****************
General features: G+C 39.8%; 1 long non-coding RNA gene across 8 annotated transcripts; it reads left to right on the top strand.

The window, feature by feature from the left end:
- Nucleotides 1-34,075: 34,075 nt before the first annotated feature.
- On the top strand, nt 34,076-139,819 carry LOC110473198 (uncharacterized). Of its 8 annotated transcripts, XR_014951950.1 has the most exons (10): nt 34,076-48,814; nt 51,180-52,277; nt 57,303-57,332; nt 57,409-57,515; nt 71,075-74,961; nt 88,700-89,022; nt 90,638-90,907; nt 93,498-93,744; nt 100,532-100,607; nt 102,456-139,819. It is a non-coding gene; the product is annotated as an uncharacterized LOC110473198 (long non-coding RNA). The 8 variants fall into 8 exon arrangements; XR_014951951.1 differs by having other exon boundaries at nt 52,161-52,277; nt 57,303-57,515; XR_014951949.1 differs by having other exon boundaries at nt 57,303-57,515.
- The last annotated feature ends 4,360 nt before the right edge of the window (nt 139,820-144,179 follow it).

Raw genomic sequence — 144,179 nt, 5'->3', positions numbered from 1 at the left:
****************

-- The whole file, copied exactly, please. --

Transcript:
General features: G+C 39.8%; 1 long non-coding RNA gene across 8 annotated transcripts; it reads left to right on the top strand.

The window, feature by feature from the left end:
- Nucleotides 1-34,075: 34,075 nt before the first annotated feature.
- On the top strand, nt 34,076-139,819 carry LOC110473198 (uncharacterized). Of its 8 annotated transcripts, XR_014951950.1 has the most exons (10): nt 34,076-48,814; nt 51,180-52,277; nt 57,303-57,332; nt 57,409-57,515; nt 71,075-74,961; nt 88,700-89,022; nt 90,638-90,907; nt 93,498-93,744; nt 100,532-100,607; nt 102,456-139,819. It is a non-coding gene; the product is annotated as an uncharacterized LOC110473198 (long non-coding RNA). The 8 variants fall into 8 exon arrangements; XR_014951951.1 differs by having other exon boundaries at nt 52,161-52,277; nt 57,303-57,515; XR_014951949.1 differs by having other exon boundaries at nt 57,303-57,515.
- The last annotated feature ends 4,360 nt before the right edge of the window (nt 139,820-144,179 follow it).

Raw genomic sequence — 144,179 nt, 5'->3', positions numbered from 1 at the left: